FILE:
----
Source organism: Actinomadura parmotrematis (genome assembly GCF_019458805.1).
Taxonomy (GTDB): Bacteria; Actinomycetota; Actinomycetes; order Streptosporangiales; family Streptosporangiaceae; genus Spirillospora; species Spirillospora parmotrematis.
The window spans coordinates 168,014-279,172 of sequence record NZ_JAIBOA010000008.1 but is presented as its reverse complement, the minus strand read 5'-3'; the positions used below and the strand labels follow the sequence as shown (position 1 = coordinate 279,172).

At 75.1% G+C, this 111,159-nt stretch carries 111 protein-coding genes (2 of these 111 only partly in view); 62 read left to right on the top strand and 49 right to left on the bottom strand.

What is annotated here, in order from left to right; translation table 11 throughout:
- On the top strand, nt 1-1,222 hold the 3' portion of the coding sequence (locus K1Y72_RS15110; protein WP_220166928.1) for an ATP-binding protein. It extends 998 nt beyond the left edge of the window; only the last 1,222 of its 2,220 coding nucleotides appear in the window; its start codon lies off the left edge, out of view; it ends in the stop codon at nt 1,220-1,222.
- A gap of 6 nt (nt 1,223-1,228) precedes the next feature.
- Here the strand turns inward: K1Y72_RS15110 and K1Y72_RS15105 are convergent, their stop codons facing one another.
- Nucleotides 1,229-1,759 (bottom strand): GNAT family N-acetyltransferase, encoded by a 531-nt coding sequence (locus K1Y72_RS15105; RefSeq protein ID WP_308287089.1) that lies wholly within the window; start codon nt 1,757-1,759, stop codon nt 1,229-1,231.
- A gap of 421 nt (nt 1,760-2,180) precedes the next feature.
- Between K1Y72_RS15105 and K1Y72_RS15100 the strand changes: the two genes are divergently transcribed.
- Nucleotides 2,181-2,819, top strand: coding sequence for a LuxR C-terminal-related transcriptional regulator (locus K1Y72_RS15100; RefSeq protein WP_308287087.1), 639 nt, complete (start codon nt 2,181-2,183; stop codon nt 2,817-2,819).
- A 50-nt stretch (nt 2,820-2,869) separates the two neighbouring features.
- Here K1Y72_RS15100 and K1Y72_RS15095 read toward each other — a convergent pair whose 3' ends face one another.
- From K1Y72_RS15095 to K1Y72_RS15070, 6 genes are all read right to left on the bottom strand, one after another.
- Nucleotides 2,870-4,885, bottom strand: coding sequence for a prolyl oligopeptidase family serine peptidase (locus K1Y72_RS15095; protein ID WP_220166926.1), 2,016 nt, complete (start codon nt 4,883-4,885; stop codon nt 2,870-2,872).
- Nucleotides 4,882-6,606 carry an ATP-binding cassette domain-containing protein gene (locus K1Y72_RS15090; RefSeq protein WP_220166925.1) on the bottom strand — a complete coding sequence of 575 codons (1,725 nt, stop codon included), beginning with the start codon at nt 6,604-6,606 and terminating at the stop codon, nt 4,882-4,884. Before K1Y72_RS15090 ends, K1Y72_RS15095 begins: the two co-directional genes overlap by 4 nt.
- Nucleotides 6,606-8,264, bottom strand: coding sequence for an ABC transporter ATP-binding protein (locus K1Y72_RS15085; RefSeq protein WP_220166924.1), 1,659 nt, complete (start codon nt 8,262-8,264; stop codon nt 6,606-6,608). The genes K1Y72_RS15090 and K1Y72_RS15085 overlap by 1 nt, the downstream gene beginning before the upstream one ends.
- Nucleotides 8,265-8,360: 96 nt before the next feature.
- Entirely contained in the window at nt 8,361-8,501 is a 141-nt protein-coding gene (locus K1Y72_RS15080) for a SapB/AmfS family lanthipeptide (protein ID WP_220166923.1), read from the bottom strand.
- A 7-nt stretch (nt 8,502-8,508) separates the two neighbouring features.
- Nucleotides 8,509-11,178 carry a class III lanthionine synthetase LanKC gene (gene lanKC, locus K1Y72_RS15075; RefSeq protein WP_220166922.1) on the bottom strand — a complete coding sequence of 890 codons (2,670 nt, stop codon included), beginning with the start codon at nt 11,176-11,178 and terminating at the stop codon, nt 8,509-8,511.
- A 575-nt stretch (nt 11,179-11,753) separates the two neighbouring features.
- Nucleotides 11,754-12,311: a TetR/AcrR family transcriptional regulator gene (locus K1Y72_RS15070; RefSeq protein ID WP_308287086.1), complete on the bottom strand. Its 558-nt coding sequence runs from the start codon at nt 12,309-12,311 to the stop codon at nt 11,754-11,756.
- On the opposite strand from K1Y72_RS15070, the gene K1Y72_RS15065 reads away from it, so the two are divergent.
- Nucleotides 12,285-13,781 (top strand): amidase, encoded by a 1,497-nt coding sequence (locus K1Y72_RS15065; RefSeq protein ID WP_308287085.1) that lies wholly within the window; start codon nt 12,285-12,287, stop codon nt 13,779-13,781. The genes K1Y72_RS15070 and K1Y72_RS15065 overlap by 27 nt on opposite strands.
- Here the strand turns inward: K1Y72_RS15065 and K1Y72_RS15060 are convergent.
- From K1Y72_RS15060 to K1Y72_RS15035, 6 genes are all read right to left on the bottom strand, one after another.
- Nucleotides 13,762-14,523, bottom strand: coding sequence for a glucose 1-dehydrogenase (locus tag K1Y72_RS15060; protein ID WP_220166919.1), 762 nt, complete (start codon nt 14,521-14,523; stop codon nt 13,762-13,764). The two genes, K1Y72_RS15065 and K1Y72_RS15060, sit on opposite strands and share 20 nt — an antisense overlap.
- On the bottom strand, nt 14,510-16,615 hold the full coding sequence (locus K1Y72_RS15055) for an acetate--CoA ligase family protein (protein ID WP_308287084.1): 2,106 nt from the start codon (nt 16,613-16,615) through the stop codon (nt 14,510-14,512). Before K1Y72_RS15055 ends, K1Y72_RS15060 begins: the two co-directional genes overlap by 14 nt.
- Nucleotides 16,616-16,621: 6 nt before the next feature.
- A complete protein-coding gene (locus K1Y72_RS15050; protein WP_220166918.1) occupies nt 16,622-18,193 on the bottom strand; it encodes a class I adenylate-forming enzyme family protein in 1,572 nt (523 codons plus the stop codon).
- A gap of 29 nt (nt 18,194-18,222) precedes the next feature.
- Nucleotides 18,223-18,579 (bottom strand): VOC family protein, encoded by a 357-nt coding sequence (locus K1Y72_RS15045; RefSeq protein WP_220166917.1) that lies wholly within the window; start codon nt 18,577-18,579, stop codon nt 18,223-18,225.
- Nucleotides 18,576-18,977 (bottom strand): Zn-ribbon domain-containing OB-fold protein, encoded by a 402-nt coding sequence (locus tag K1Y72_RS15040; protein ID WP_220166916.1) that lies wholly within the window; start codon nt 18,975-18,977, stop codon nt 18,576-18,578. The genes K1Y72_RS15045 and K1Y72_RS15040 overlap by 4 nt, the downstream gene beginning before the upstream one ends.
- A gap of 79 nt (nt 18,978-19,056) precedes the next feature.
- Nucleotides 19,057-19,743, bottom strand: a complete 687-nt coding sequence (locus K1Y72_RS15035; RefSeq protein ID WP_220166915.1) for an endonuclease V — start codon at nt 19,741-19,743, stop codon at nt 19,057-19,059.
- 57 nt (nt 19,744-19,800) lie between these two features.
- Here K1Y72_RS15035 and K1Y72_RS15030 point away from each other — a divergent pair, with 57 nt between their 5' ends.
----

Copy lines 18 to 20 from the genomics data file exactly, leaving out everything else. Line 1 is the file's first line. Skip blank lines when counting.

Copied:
- Nucleotides 6,606-8,264, bottom strand: coding sequence for an ABC transporter ATP-binding protein (locus K1Y72_RS15085; RefSeq protein WP_220166924.1), 1,659 nt, complete (start codon nt 8,262-8,264; stop codon nt 6,606-6,608). The genes K1Y72_RS15090 and K1Y72_RS15085 overlap by 1 nt, the downstream gene beginning before the upstream one ends.
- Nucleotides 8,265-8,360: 96 nt before the next feature.
- Entirely contained in the window at nt 8,361-8,501 is a 141-nt protein-coding gene (locus K1Y72_RS15080) for a SapB/AmfS family lanthipeptide (protein ID WP_220166923.1), read from the bottom strand.